As I pumped $1.88 a gallon gas on State Line in Texarkana recently, pleased that I was getting a bargain, I had an involuntary remembrance that flooded in from many years ago. I was a kid just beginning to drive a car, pausing at the Spur station on North West Avenue in El Dorado, Ark. I asked the uniformed, bow-tied attendant for a dollar’s worth of gas. It was 12 cents a gallon. The man pumped the gas, washed my windshield, front and back, evaluated things under the hood and checked all the tires, asking if he should check the spare. Then, in my recollection, he gave me a handful of little coupons to save up for a table service for Mother. They were giving away really pretty cups, saucers and plates for a collection of the coupons. So I could come close to filling the old Chevy up for that dollar while making substantial progress towards a nice gift for Mother.
Because of that memory, I started thinking about the word “service” as in “service station” and “table service.” That word goes way back, with versions in Old English, Old French and Latin. In some cases, it had the connotation of “slave” and in some, “ceremony,” as in serving some entity through ritual. I remember signing up for my tour of duty in the service, not thinking much about whom or what I would serve. I had no high, altruistic ideas about what I was doing; I just did not know at that point what else to do. When I was sworn in down in Shreveport, however, I suddenly understood what it meant: I was agreeing to serve with all that is within me, even my life itself.
As to serving with one’s whole being, the New International Version of the Bible uses the word “service” in Romans 12, where Paul explains that giving our bodies as a living sacrifice to God is our spiritual service. The King James Version calls it our reasonable service. It amounts to the same thing, though, doesn’t it? Giving all that is within us (our spirits as well as our reason) is the Christian’s true service.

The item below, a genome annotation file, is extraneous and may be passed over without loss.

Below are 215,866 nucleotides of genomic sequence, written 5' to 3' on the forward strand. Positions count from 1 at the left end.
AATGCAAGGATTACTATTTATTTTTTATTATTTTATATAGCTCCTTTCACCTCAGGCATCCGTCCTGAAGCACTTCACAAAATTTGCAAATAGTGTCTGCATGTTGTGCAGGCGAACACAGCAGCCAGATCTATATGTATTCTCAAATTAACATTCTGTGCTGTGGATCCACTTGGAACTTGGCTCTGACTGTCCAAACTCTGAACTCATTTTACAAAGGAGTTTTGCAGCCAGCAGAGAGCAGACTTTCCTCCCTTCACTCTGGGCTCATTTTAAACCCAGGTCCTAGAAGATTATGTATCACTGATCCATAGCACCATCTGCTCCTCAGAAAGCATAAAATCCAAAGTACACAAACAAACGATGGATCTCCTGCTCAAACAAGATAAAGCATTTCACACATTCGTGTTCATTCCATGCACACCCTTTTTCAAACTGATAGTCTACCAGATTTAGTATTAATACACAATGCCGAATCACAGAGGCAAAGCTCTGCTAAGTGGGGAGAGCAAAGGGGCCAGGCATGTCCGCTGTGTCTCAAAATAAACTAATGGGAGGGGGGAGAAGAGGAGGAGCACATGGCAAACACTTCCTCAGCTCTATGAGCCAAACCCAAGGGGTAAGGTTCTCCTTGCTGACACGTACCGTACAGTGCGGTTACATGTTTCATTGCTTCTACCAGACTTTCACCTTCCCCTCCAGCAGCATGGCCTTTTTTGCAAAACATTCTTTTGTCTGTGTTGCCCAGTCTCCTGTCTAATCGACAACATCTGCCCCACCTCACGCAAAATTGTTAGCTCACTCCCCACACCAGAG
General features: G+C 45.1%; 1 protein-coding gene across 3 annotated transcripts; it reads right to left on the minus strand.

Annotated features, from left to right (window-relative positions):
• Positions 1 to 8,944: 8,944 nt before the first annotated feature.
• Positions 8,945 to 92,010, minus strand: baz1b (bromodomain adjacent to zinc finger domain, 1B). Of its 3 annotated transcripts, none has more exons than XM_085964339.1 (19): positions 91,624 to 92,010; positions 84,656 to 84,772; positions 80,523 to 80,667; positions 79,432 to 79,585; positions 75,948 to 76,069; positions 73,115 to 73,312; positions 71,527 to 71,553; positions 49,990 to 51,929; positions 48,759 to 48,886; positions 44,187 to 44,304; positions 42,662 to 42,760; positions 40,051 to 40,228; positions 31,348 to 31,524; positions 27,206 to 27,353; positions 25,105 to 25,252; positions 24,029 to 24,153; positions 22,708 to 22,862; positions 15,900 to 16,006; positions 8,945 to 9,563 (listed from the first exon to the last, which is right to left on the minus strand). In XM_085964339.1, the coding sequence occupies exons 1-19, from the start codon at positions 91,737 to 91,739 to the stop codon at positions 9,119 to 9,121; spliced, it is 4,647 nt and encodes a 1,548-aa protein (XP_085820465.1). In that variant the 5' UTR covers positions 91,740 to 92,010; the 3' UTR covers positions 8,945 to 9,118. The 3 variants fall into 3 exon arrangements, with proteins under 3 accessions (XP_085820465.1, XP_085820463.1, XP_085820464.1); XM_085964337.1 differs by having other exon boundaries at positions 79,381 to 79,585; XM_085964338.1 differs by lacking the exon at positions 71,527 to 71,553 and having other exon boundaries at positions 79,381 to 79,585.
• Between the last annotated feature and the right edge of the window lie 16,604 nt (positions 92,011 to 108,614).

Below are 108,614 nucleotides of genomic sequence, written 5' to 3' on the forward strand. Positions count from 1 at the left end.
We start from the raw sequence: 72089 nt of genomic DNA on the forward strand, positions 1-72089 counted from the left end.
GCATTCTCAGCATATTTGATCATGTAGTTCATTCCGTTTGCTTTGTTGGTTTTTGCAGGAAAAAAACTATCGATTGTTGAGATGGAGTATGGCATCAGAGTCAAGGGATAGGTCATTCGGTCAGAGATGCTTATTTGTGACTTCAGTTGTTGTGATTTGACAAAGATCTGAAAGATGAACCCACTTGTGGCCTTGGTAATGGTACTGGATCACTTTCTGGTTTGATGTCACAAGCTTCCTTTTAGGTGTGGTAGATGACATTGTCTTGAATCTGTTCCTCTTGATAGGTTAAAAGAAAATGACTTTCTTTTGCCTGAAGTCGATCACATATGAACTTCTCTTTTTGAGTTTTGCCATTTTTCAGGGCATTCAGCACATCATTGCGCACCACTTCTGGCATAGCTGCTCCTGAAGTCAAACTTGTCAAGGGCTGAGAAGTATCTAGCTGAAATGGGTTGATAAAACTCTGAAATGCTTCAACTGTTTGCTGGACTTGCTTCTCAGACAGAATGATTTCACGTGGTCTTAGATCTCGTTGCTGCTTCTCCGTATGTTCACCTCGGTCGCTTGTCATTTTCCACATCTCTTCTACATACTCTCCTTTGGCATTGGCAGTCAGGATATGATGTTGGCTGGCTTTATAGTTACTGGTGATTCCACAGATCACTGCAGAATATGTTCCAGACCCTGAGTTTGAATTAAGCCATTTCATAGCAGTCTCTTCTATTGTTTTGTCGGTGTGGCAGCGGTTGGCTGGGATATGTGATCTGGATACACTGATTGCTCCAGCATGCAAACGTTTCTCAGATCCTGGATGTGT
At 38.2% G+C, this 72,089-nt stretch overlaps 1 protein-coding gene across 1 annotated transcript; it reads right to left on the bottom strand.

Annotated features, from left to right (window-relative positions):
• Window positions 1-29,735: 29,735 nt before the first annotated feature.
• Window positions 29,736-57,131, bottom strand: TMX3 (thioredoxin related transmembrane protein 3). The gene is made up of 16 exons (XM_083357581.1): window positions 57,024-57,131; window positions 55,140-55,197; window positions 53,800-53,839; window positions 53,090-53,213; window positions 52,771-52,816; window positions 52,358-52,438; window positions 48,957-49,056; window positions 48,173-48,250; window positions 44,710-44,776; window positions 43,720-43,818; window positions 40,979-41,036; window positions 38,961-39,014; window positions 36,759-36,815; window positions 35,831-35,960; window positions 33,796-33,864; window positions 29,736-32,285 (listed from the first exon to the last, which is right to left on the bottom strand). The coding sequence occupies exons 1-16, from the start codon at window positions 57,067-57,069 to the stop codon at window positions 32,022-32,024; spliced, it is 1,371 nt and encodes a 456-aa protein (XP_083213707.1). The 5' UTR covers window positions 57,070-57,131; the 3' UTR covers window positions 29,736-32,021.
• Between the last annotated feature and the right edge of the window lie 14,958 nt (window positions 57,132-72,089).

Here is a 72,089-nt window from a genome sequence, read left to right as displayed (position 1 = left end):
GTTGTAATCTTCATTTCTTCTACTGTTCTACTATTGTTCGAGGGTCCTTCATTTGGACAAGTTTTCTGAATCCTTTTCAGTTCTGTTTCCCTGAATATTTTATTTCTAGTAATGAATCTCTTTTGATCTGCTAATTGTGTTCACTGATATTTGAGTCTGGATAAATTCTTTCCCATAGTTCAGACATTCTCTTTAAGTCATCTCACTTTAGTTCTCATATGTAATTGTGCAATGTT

We call what happens in a church building a service because it is there we make such a commitment: a promise to be doers and not hearers only. Plus the word “service” has to do with ceremony, as I observed above—serving through ritual or liturgy. In what way is singing hymns or praise songs in a church building an act of service? Scripture teaches that the Lord inhabits the praises of his people. The word “praise” is related to the word “prize.” Thus, we show how much we prize our God by singing about and to Him—that is one aspect of service. I cannot imagine why God likes to hear me sing. Neither can I understand why he likes the music of many Christian meetings I have attended. Nevertheless, scripture teaches that He does like it enough to be in attendance. So we should try to sing as beautifully as possible with the equipment we have been given.
True service, though, happens outside the four walls of the church building, doesn’t it? We could ask Mother Teresa, the Good Samaritan or Jesus Himself about that.